Paris Burns as French Protests Continue Into Third Weekend

Anti-government riots broke out Saturday in central Paris as "yellow vest" protests enter a third weekend.

Protesters gathered near the Champs-Elysees, hurling rocks and paint at riot police – who then responded with tear gas and water cannons. 

Around 36,000 protestors participated in this weekend's demonstration across the country, according to the French Prime Minister. Though the riots originated from the dissatisfaction with President Emmanuel Macron's gas tax, it has now morphed into a broad distaste with the French government.  

So far, 160 people were arrested and 80 people injured, including some officers deployed to the protests. 

Structures have been set ablaze and cars overturned; however, despite the growing violence, protesters insist the movement is peaceful. 

"It's a mess because we don't have a leader," Dan Lodi, a 68-year-old pensioner, told the AFP news agency. "You always have some idiots who come to fight, but they don't represent us at all."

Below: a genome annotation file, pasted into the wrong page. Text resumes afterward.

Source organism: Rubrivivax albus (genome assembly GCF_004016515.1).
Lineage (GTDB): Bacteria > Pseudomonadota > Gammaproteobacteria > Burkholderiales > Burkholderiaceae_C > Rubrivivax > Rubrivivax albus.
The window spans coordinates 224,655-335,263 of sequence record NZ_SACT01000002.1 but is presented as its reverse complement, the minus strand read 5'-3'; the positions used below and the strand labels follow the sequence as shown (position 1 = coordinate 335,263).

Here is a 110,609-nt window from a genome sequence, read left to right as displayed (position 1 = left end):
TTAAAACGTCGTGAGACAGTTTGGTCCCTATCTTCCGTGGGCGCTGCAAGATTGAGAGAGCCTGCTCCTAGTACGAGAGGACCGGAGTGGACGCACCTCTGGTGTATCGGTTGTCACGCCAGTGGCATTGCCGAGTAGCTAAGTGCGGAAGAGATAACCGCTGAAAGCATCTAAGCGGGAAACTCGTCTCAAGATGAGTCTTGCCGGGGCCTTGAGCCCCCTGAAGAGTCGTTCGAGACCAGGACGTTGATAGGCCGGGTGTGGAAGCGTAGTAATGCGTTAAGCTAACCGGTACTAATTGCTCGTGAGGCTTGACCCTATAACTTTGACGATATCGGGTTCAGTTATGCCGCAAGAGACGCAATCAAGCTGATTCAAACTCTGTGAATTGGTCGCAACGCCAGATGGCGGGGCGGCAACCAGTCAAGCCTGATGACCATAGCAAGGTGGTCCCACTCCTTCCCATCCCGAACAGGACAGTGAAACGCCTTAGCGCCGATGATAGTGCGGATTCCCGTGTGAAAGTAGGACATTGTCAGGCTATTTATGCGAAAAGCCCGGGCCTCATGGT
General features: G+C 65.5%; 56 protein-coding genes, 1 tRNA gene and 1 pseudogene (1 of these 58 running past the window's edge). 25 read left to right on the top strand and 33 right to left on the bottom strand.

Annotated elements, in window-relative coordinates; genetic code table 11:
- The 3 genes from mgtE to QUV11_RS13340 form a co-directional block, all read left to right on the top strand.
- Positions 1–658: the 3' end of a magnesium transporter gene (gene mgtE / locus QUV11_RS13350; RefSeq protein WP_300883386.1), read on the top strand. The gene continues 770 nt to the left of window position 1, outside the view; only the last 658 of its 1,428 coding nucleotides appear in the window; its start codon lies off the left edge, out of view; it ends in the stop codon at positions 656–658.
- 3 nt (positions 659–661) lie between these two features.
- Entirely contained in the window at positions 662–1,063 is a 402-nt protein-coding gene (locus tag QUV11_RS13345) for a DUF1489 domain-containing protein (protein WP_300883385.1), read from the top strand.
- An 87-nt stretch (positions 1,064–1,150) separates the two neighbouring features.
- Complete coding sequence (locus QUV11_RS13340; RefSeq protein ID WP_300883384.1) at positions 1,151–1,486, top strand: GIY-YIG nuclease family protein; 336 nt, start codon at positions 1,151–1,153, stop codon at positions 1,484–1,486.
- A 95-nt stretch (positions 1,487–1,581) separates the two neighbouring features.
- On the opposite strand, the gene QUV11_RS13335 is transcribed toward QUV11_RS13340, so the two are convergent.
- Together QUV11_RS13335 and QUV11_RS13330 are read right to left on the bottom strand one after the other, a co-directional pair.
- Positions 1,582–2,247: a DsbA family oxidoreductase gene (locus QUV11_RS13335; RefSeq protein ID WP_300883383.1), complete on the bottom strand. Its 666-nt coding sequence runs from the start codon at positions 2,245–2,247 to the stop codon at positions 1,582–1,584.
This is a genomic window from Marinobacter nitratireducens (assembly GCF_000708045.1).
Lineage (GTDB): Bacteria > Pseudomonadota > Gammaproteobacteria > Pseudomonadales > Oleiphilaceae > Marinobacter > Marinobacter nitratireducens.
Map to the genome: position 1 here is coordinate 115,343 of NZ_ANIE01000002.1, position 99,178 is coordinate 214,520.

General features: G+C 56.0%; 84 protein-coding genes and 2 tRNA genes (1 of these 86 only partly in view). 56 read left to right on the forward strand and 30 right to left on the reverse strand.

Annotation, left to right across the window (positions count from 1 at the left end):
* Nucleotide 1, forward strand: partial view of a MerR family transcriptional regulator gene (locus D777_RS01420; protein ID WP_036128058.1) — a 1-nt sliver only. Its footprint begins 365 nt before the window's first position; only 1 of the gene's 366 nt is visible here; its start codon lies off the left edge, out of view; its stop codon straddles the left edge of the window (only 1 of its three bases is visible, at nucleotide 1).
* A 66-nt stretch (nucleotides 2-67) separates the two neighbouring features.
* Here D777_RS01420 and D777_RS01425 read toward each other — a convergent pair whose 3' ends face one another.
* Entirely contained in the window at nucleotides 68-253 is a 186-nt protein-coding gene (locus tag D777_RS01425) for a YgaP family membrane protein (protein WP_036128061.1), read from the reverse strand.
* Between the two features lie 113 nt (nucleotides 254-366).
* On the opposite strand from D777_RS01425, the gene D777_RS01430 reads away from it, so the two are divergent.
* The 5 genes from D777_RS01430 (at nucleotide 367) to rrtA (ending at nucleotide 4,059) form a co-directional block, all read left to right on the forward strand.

GettyImages-1067201538 Demonstrators destroy cars during a protest of Yellow vests (Gilets jaunes) against rising oil prices and living costs, on December 1, 2018 in Paris. - Speaking at the Paris police's command centre, French Prime Minister said 36,000 people were protesting across France, including 5,500 in the capital for this 3rd nationwide day of blockade ands demos. GEOFFROY VAN DER HASSELT/AFP/Getty Images

Interior Minister Christophe Castaner tweeted during the riots, saying "200 peaceful demonstrators on the Champs-Élysées," while there were 1,500 outside the perimeter who "came to fight." 

Castaner followed up with a tweet calling the riots "intolerable." 

"The scenes we witnessed this morning are intolerable. The will shown and assumed to attack our forces of order, the symbols of our country, are an insult to the Republic. Support and confidence in the mobilized staff," he tweeted. 

President Macron made a speech on Tuesday saying he will not abandon his controversial gas tax but is open to ideas of revision, according to a BBC report

"I am not confusing the rioters with citizens who want to convey a message," Macron said. "I sympathize with my fellow citizens, but I will not give in to violence."

"You cannot be pro-environment on Monday and then when Tuesday comes, be against rising fuel prices," he added. 

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